I have been a Sarah Vowell fan since I discovered that she was the voice of Violet in The Incredibles. Sarah and I have a lot in common. We’re both workaholic fact nuts. Her thing is U.S. history. My thing is disability rights. I’m not much of an American history person, but this memoir made me appreciate it a little more.
In the first chapter, she says “You don’t cross state lines to attend the 137th anniversary of anything unless something is missing in your life.” At times, I felt like this. I spend way too much money on planes, trains, and buses going somewhere to do something that in my darkest moments I don’t know will make any difference to anyone ever. But I keep plugging ahead because I don’t know what else to do.
Her family relationship is similar to mine. We both love our parents dearly, but after about 72 hours we’re done. Of her parents’ visit on Thanksgiving, she says something to the effect of “[We don’t talk much we go to movies]…Tommy Lee Jones… does the talking for us.” My parents and I go to movies too when I’m home for the same reason.
Sarah’s relationship to her mother seems remarkably similar to mine as well. Our moms both love us no doubt, but wish we could be a little more normal. Sarah and I apparently both have the same response. ‘I think I am normal. What’s your problem?’
Another favorite part of the book for me was the fact that she listed the inauguration of George W. Bush the first time as a “national tragedy.” Like me, she went to Washington to object to the coronation. Why is it that lots of writers were there that day? Myself, Jonathan Franzen, and Sarah Vowell!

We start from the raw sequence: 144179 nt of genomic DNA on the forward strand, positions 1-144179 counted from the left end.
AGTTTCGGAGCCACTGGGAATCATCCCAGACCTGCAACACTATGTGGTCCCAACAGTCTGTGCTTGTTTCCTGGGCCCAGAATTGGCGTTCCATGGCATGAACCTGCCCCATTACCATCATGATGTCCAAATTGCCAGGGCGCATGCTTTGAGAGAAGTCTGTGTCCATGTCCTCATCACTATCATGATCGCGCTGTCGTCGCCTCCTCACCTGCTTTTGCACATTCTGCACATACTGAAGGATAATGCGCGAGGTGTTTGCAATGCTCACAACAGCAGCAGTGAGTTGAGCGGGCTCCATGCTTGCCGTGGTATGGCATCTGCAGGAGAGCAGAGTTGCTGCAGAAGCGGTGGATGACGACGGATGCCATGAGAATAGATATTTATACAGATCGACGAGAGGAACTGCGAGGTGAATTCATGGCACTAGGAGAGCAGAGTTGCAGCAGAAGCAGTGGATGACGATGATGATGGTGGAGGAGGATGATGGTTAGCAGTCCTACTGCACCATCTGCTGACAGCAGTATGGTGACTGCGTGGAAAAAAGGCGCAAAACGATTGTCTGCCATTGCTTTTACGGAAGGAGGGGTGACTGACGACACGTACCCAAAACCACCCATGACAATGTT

Perhaps we all thought that we should record this moment that is sure to be remembered by future generations as the day the Supreme Court handed the presidency to a drunk frat boy and there wasn’t rebellion in the streets. At least, I won’t be telling my kids I sat there and did nothing. The least I could do for my democracy was sit in the rain for a few hours and object.
I never heard my political views expressed so well as by the expression “partly cloudy patriot.” In my heart of hearts, I want to be patriot all the time, but being a patriot in my opinion does not mean blindly following whatever your government does.
I rate this book an 8.5 out 10. If you’re in fact not like Sarah and me, you’ll enjoy all the strange historical factoids she feeds you. Did you know, for example, that Teddy Roosevelt had asthma and was confined to his bed as a child? Hardly the image one has of the robust, buffalo hunting president. I also enjoyed listening to someone talk about voting with as much passion as I discuss it, much to the chagrin of my friends.